Imagine yourself in a familiar coffee shop: A guest is sitting by the window playing online slots Canada, others are vividly discussing something at the next table, a manager comes up and asks you … to list the basic rules of thermodynamics. You look around in surprise and realize that on the chalkboard there are not new items on the menu, but the topic of the lesson; that the guests are arguing about solving the problem; and instead of a manager, he is the teacher, and the action itself takes place in a virtual environment that is surprisingly similar to school. This is what educational activities in the MMORPG world might look like.
What Is the Point of MMORPGs?
MMORPGs are massively multiplayer online role-playing games. The presence of the virtual world, the different paths to character development and virtual social interaction remain unchanged. The latter is so close to real-life interaction that games are even used for research. For example, social psychologist Sherry Turkle found that many players have a broader emotional sphere than a control group. She suggested that this is due to the different roles that players get into through their characters.
The very structure of the game world corresponds to the ideas of constructivist pedagogy: Knowledge appears only as a result of joint work on a problem. Ultimately, it all depends on the player’s goal. Whether he wants to become the slayer of dragons, the best athlete in the world, or study any discipline, the methods are the same — you need to make some effort and work with a group to achieve the goal.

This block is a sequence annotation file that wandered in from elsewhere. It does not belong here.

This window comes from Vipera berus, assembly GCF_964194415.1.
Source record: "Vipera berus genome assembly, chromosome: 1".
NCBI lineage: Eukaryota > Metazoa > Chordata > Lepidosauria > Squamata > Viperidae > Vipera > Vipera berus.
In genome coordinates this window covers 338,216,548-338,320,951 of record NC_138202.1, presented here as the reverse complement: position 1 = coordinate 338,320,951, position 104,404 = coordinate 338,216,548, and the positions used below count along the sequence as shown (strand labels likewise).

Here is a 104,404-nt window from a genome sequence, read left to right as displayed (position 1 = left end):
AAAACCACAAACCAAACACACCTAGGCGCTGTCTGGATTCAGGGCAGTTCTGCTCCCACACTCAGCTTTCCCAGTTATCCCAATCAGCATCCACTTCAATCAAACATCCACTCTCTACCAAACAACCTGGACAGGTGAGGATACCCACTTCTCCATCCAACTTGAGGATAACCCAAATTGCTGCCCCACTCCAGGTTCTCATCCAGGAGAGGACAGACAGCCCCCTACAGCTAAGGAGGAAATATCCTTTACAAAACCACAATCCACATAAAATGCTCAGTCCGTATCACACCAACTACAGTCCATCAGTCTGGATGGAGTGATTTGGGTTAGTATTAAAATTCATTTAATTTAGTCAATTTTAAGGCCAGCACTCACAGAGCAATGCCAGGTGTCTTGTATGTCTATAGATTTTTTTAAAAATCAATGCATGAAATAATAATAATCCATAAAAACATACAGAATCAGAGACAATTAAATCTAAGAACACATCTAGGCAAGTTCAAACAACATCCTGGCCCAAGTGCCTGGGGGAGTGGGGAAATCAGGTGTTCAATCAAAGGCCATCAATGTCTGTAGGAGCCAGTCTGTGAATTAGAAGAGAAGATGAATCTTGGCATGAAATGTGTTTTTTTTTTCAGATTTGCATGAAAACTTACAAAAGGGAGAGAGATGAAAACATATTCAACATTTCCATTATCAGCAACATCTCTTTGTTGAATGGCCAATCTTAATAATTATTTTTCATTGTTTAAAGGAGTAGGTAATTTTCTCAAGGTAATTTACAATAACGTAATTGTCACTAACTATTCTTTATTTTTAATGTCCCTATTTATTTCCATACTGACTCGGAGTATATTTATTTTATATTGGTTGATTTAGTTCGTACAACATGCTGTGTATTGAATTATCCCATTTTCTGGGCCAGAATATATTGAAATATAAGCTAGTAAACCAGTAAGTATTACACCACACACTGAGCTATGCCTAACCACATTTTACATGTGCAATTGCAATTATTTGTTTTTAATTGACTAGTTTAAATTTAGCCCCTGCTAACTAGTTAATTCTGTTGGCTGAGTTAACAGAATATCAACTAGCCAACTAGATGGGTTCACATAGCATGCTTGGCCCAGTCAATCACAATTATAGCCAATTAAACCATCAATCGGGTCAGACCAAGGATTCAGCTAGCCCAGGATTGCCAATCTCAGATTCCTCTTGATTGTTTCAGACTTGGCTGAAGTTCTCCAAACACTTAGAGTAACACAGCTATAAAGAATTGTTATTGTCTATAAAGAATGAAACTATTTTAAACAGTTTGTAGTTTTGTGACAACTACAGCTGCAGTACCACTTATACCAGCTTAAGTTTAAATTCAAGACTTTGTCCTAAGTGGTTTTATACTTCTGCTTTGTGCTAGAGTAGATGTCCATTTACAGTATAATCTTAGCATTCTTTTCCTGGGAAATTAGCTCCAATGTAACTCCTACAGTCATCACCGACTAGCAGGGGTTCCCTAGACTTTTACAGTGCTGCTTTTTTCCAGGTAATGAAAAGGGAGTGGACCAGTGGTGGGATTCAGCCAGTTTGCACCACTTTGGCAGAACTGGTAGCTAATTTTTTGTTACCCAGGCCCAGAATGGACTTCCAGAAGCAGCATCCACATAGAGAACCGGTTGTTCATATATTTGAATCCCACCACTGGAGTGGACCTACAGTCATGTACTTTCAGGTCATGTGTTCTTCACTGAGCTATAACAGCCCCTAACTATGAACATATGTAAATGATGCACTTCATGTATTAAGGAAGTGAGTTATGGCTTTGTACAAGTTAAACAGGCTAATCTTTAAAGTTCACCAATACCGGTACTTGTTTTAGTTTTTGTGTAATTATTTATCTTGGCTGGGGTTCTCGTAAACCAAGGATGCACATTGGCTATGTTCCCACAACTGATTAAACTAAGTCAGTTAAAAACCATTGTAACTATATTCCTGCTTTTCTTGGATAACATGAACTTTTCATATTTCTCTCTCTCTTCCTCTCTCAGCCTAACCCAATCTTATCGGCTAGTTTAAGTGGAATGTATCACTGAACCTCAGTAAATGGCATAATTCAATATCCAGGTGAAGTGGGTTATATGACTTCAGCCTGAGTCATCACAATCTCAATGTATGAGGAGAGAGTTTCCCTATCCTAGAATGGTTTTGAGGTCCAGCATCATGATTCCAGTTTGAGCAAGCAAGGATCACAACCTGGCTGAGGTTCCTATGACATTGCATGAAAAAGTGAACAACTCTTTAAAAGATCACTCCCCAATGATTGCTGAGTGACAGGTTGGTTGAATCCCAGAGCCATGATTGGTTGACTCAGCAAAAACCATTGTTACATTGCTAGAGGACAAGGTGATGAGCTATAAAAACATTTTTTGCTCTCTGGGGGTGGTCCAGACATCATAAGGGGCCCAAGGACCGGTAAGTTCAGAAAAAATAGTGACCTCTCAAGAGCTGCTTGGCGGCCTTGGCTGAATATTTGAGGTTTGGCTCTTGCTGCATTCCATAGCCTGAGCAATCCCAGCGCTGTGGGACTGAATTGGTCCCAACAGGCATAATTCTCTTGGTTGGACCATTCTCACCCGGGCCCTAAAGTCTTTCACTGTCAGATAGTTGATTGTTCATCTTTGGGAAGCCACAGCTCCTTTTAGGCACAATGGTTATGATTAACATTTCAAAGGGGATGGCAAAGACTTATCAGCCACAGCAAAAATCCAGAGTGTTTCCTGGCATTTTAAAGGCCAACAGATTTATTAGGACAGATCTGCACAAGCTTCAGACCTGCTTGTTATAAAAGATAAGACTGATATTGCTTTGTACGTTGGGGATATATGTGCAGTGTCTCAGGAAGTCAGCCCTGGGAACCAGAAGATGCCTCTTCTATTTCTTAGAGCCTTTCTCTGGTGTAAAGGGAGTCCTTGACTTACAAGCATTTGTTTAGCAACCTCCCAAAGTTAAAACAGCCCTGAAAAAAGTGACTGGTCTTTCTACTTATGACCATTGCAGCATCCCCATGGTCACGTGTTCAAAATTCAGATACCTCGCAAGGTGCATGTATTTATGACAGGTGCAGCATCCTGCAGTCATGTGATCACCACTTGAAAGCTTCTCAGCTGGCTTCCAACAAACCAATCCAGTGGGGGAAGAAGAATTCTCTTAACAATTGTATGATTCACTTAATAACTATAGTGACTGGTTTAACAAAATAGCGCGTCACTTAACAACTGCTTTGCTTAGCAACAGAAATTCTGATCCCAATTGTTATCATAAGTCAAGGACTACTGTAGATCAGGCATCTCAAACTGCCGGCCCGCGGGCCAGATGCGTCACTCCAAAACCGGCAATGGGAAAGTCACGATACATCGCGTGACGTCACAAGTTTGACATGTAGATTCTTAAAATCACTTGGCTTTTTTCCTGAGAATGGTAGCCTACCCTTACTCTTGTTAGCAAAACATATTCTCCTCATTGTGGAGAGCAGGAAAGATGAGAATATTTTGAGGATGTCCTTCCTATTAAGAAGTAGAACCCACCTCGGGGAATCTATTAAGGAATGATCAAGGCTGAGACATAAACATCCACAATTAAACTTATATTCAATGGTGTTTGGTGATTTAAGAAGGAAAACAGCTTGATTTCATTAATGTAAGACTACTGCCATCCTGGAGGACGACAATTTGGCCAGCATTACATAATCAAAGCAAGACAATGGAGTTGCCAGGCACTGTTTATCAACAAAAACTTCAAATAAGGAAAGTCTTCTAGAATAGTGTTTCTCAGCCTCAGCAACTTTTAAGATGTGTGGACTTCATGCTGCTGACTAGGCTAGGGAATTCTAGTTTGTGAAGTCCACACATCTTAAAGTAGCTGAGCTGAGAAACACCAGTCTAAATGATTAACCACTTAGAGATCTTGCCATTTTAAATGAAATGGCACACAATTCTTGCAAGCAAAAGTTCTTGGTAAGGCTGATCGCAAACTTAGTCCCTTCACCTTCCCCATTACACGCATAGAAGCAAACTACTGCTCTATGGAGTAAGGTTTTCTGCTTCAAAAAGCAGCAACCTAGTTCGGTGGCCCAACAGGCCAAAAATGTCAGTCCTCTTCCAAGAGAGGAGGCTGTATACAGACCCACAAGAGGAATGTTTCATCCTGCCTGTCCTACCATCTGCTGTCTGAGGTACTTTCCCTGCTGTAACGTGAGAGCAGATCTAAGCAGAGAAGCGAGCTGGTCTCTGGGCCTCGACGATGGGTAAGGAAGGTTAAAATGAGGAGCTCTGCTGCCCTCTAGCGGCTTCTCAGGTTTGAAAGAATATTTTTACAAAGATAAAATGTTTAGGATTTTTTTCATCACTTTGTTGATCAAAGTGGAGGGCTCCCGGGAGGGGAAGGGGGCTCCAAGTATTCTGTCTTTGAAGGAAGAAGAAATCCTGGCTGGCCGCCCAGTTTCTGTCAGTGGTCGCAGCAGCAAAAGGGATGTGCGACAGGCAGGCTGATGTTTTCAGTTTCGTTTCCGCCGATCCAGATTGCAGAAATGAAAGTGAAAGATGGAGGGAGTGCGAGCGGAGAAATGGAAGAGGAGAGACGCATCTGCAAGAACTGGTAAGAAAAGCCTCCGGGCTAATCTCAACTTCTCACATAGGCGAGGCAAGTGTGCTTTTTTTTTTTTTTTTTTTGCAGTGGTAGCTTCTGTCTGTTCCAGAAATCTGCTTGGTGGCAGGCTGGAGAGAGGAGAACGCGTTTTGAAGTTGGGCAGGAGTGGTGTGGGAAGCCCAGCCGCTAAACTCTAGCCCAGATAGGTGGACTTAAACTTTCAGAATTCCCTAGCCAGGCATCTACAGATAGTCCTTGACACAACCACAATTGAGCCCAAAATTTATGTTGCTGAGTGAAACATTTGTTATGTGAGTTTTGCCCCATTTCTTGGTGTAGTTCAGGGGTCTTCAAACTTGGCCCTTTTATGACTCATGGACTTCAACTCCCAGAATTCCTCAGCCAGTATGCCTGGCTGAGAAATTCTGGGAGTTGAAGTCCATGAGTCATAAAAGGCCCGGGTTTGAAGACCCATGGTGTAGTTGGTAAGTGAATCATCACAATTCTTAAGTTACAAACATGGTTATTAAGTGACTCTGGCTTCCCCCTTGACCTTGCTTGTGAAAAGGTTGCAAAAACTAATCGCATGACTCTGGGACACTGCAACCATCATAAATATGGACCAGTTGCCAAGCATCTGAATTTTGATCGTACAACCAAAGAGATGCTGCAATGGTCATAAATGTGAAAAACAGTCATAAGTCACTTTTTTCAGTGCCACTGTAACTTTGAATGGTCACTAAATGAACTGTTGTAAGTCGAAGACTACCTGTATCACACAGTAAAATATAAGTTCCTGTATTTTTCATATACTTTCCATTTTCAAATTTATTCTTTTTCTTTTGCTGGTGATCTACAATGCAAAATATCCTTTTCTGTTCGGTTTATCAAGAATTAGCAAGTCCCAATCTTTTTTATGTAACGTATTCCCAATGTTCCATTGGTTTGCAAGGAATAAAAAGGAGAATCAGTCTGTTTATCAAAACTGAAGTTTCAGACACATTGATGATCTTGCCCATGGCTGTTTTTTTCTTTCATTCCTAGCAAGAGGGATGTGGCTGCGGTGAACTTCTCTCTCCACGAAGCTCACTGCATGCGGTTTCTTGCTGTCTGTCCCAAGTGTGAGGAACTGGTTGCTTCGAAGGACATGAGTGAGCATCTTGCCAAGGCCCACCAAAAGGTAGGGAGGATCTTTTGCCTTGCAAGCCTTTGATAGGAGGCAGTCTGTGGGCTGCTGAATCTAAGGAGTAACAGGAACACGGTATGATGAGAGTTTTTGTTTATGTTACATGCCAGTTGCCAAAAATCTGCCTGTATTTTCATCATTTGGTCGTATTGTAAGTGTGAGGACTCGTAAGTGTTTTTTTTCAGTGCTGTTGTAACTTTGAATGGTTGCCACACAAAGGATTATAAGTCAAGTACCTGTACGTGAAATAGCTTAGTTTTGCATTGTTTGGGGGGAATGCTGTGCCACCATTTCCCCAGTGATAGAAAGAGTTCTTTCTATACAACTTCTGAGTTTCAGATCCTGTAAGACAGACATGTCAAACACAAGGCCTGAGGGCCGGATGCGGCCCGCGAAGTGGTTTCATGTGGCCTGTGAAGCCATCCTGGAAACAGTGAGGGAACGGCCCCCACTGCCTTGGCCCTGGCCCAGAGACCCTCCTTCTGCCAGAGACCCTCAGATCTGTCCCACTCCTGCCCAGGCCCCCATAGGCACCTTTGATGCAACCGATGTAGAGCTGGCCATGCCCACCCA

MMORPG as a Tool
The MMORPG genre has many good examples: Lineage II, World of Warcraft, Star Wars: The Old Republic. Even those who are far from the world of gamers have probably come across one of the names. Of course, these games were not created for the needs of the school. The creative approach of teachers made them educational. Here are some techniques for using online role-playing games in teaching.
World of Warcraft
This game, which tells of the confrontation between the Alliance and the Horde, entered the Guinness Book of World Records as the most popular MMORPG in the world. Participants will have to fight side by side and complete tasks. World of Warcraft is provided on a monthly paid subscription, and it is possible to play for free up to level 20 (you can register here).
In the game, you can use, for example, the knowledge of discrete mathematics and analyze the degree of damage per second. The task will be formulated as follows: “Purchase two types of weapons. Using targets, find the average damage over time for each weapon. ” You can complicate the task by adding equipment to the condition that changes agility, attack power or other statistics.
In language or literature lessons, schoolchildren can receive the following assignment: “In science fiction literature, the bard plays a key role as a traveling musician and storyteller. What song or poem do the bards of Azeroth sing about your character’s adventures?” The instructor may invite students to write a haiku about their experience of the game or riddles about the Warcraft races.
In social studies lessons, students can formulate the missions of their guilds, using the example of the goals prescribed by real organizations:
“The mission should include the following points:
- The purpose of the guild.
- The main members of the guild.
- Duties of the guild to its members.
- Services provided by the guild to its members.